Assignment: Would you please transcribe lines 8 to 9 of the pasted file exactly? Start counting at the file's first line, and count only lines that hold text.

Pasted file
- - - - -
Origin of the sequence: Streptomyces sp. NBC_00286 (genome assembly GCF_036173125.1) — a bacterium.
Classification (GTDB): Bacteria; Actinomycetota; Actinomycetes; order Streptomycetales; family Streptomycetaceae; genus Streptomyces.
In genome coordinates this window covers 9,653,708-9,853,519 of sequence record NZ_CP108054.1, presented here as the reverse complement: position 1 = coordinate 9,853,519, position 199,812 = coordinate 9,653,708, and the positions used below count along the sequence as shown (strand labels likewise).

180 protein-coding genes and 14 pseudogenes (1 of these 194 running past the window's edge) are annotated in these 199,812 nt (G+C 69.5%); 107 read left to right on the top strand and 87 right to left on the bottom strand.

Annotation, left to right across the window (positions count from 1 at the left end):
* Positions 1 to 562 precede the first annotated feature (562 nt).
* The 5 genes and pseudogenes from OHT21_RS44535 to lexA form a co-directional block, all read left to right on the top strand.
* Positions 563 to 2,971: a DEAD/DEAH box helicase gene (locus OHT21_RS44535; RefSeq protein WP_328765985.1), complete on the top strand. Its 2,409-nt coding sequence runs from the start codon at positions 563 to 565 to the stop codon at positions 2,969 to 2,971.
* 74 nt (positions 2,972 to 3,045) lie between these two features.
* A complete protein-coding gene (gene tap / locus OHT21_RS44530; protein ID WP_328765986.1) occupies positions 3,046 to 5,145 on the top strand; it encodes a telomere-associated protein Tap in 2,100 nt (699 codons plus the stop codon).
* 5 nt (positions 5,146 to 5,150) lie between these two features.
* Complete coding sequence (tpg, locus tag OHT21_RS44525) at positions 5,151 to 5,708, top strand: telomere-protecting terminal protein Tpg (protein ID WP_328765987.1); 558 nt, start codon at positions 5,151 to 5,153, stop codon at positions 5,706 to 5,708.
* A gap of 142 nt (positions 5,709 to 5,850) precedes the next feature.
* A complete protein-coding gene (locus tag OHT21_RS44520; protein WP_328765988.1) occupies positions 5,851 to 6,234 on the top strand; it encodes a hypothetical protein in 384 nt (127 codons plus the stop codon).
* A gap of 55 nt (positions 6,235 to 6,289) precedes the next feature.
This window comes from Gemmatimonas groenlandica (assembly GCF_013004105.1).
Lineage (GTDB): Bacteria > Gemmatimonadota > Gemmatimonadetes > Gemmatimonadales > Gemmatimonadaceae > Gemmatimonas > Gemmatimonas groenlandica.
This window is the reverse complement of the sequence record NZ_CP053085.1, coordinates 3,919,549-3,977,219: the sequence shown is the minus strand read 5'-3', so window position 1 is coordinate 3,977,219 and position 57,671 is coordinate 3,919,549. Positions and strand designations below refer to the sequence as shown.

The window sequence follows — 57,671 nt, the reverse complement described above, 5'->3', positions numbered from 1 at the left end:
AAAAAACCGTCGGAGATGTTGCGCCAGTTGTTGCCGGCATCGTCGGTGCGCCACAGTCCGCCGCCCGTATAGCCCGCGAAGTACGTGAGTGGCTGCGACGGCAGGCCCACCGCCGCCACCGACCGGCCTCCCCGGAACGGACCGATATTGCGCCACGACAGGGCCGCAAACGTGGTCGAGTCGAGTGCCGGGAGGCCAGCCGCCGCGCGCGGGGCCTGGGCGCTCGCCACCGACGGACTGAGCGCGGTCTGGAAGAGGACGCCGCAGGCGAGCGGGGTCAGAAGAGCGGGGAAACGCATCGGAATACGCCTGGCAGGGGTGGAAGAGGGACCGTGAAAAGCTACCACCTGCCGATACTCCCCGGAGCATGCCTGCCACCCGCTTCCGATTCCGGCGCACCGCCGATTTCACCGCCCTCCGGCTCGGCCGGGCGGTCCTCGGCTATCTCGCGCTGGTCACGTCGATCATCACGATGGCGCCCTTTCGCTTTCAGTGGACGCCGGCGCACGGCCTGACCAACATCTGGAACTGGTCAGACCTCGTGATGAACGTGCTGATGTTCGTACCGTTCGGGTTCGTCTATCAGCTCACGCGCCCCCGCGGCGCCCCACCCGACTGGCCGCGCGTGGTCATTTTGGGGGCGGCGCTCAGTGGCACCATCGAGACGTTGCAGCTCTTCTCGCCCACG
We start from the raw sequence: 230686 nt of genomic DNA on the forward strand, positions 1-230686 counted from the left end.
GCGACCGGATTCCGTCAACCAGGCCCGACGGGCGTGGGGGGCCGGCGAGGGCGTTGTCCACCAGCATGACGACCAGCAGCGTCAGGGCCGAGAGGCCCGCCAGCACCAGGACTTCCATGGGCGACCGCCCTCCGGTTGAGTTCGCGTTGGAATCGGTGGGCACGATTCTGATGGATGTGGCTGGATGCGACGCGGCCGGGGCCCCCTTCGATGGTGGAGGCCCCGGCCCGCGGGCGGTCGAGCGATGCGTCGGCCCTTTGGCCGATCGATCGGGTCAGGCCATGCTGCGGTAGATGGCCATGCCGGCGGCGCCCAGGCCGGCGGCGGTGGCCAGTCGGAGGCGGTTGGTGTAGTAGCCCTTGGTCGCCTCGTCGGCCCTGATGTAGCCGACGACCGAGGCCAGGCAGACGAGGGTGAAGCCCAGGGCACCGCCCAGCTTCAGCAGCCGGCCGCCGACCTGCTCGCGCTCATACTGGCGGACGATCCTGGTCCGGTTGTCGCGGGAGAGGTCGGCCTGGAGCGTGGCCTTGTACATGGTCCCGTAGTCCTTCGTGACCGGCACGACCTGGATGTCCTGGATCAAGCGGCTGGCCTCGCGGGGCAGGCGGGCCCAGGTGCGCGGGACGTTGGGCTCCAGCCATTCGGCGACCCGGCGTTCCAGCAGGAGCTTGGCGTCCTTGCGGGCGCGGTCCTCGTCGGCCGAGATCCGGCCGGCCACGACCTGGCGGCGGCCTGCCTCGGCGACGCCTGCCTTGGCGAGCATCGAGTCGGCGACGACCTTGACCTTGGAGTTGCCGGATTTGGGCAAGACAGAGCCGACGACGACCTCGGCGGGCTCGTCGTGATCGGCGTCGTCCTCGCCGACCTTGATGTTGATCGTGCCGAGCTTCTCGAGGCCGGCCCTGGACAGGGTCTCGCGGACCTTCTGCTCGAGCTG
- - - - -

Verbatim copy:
* Positions 563 to 2,971: a DEAD/DEAH box helicase gene (locus OHT21_RS44535; RefSeq protein WP_328765985.1), complete on the top strand. Its 2,409-nt coding sequence runs from the start codon at positions 563 to 565 to the stop codon at positions 2,969 to 2,971.
* 74 nt (positions 2,972 to 3,045) lie between these two features.